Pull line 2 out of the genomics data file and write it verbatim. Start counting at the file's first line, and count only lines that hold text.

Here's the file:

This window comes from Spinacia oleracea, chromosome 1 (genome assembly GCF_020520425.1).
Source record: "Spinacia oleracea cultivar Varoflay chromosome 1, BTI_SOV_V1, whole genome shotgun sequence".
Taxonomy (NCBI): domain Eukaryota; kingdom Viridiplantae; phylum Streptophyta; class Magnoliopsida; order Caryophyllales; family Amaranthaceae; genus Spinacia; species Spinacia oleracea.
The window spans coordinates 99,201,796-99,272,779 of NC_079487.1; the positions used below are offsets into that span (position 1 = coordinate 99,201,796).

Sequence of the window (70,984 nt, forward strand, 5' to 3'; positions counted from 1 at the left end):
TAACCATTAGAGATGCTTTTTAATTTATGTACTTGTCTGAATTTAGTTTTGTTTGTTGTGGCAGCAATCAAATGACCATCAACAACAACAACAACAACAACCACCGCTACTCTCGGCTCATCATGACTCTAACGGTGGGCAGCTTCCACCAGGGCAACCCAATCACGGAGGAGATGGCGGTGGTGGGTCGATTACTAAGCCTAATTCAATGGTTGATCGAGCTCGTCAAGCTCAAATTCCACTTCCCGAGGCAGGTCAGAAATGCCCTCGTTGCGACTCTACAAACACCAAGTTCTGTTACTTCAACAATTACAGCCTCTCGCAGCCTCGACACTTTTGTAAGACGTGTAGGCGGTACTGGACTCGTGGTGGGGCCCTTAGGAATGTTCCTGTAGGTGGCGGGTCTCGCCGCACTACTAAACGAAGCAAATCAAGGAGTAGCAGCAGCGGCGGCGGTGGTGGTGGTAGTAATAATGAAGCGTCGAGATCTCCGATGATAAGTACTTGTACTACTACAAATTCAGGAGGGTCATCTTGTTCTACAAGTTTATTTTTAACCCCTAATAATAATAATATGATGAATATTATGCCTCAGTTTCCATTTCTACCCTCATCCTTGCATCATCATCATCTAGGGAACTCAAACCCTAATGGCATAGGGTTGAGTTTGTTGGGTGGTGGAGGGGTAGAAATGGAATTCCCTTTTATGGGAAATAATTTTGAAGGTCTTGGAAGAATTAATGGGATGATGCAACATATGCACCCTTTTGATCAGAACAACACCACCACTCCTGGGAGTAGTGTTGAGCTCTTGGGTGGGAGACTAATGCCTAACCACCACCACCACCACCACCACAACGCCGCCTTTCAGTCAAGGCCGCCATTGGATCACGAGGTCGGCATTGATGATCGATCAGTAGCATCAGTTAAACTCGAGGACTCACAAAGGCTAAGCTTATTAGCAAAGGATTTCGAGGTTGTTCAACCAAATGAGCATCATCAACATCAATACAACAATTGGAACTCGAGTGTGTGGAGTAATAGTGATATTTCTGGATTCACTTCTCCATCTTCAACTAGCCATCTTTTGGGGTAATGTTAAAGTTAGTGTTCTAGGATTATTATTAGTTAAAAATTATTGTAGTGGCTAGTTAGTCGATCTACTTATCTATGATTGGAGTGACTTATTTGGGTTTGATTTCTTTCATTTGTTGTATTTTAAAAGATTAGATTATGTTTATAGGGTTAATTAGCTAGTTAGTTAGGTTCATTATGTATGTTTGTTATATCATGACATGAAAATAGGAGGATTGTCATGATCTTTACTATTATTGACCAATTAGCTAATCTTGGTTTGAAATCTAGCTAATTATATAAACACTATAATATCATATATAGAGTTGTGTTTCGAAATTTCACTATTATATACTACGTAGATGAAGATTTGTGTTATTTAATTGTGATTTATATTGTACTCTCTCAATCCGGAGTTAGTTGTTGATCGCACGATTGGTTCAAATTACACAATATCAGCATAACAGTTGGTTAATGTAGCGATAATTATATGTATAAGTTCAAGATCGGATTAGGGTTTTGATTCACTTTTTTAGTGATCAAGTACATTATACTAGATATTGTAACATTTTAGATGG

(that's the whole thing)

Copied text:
Source record: "Spinacia oleracea cultivar Varoflay chromosome 1, BTI_SOV_V1, whole genome shotgun sequence".